15 May 2013

Strong reaction prompts Auckland plan re-think

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By: ONE News reporter Nicole Bremner
Published: One News – tvnz.co.nz

Len Brown inspects a new housing development at Long Bay

Len Brown inspects a new housing development at Long Bay

A strong reaction from residents in Auckland’s coastal communities has forced mayor Len Brown to re-think the grand strategy for the city’s future development.

Brown has used a ceremony in Long Bay, where he turned the soil for a new housing project, to announce that four areas of the Unitary Plan, which has been two and a half years in development, will be reconsidered.

This includes possibly lowering the proposed height of new housing in coastal townships like Long Bay, Milford, Browns Bay and St Heliers which had been identified as areas for low to medium high rise buildings.

“It’s very clear in all the coastal townships, from all the meetings we have had there that (the height of new developments) has been by far the area where people have been most animated,” Brown said.

“We’ll look at how we can moderate the position we’re in.

“It’s a draft, draft plan and we always said we were going to engage with the community, reflect on that feedback and make changes where appropriate.”

The other areas which Brown said would be looked at again are the transition between low and high rise homes in new developments and the impact of development on ecological valuable areas.

Brown said there had been “brilliant” response to the council’s draft plan which will eventually define how Auckland expands over the next 30 years as its population grows to an estimated 2.5 million people.

“In some of our communities there has been some robust debate, but in good parts in the rest of our community there have been reasonable levels of discussion and people have been pretty comfortable with the plan,” Brown said.

“We recognise that we need a more compact city because we can’t buy into the LA sprawl, and that we need some changes going forward to deal with the growth.”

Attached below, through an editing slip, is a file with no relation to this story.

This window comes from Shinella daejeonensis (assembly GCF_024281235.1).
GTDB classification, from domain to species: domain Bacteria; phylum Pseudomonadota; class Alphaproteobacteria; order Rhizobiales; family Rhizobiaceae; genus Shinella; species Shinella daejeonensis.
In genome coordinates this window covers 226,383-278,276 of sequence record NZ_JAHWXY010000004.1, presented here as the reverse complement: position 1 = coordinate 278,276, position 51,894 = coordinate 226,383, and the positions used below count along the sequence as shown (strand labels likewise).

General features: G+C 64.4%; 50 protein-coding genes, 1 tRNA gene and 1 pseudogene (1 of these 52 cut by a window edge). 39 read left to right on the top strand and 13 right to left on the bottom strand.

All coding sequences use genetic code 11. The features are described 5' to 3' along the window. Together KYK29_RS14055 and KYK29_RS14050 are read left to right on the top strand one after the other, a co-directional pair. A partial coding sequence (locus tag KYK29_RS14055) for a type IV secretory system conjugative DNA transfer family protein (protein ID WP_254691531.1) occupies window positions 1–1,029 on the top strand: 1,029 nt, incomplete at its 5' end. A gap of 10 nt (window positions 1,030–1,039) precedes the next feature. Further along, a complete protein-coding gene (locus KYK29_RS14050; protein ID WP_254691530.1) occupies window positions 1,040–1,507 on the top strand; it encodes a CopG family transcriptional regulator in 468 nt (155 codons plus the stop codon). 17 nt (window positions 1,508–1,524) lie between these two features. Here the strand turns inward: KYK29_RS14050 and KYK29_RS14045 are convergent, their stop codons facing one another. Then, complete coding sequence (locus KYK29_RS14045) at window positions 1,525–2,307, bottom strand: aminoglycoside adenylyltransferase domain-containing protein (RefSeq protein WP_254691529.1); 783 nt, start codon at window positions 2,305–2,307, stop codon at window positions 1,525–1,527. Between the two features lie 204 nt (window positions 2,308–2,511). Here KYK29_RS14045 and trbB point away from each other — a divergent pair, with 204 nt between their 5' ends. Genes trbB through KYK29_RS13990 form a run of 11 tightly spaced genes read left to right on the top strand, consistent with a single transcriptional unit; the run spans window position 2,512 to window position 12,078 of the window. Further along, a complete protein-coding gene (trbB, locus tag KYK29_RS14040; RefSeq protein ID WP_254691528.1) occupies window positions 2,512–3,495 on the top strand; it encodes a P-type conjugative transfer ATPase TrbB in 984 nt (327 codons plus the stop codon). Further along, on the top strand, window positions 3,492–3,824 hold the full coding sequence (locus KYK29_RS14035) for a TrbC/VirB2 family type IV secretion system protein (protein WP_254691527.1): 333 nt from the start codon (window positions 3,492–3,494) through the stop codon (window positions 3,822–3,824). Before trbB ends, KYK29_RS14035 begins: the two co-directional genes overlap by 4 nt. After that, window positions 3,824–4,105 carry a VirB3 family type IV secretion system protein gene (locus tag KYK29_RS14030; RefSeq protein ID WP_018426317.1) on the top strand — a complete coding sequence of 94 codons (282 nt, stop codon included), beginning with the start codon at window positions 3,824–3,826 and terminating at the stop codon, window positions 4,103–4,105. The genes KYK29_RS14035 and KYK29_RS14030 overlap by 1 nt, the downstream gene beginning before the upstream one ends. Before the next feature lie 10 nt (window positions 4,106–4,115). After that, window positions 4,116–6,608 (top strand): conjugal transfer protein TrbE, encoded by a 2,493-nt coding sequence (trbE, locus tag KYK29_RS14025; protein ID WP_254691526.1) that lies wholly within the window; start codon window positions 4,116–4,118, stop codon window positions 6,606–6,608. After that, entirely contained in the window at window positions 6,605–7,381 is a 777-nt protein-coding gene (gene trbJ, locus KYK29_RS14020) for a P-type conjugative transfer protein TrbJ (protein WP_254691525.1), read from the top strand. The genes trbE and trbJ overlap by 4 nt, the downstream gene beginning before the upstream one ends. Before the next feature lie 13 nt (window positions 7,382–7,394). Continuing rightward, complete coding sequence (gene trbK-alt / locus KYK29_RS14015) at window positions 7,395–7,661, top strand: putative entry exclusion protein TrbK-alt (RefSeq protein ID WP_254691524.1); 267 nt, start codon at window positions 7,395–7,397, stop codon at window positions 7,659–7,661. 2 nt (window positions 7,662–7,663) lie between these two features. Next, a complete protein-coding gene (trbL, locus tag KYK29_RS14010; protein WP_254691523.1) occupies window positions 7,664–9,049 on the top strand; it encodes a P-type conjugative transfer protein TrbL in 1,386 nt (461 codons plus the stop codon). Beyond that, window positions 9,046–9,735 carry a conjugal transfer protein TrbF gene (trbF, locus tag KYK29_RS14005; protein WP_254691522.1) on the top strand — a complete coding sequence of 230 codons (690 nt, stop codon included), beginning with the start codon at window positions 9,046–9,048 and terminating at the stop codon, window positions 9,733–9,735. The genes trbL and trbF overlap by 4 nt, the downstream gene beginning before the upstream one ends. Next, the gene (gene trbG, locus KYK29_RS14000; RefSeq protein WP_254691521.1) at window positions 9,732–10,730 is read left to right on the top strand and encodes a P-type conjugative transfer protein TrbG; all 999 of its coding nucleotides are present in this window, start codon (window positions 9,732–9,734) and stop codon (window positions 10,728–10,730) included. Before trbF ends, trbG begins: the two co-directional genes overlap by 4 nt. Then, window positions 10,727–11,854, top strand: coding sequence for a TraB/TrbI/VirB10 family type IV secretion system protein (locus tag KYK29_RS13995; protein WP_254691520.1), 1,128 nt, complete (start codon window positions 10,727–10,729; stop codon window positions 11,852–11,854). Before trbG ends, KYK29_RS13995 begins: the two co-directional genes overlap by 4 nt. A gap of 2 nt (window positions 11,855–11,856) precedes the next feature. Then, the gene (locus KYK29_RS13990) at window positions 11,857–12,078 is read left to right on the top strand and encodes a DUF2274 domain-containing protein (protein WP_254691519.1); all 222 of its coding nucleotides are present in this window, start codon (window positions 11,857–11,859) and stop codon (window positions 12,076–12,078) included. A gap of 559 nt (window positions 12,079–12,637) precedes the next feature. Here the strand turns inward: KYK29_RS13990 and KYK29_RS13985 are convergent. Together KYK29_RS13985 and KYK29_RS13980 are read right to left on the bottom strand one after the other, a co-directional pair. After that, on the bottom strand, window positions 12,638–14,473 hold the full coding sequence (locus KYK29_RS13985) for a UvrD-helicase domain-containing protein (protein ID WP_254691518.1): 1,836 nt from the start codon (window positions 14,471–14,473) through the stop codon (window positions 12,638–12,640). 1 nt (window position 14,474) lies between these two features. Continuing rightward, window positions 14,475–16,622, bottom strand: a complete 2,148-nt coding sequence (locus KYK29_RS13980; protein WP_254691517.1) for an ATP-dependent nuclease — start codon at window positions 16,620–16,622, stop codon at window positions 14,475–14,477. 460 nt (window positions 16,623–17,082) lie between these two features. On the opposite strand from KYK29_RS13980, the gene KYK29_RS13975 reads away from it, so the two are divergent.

The plan favours high density living – more houses on smaller parcels of land and apartments – with improved public transport linking Aucklanders to their region.

Brown today used a bobcat to break ground for the first home in the Long Bay project’s show home street.

The 162 hectare development, about a 30 minute drive north of Auckland’s CBD, will eventually house more than 2000 dwellings and be a community of more than 5,000 people.

“Long Bay is one of our region’s largest developments and is set to become a thriving community,” Brown said.

A public walkway, which will provide a link from the development down to the entrance bridge on Beach Road and eventually through to the Long Bay Regional Park, was also inspected today, and it is anticipated to be opened in the near future.

The event comes after Brown and the Housing Minister announced that they had reached an accord which they hope will see nearly 40,000 new houses built in Auckland over the next three years in response to the region’s serious housing shortage.

They have set a target of 9,000 additional residential houses being consented for in the first year, 13,000 in second year, and 17,000 in the third year to meet the pace of growth.

Todd Property Group Development Manager Steve Martin says “Auckland is crying out for housing”.

“Long Bay is a development that would benefit from being included as a Special Housing Area as proposed by the Accord. It would mean the development would be consented in a faster timeframe and we could to build more houses more quickly,” he said.

The first four section stages have sold out, and Todd Property will soon release three more stages for sale.

The first residents in Long Bay should be moving into their homes in time for Christmas, Martin said.

GJ Gardner North Shore owner Tony Houston said Long Bay is an attractive option for people wanting to live close to the city.


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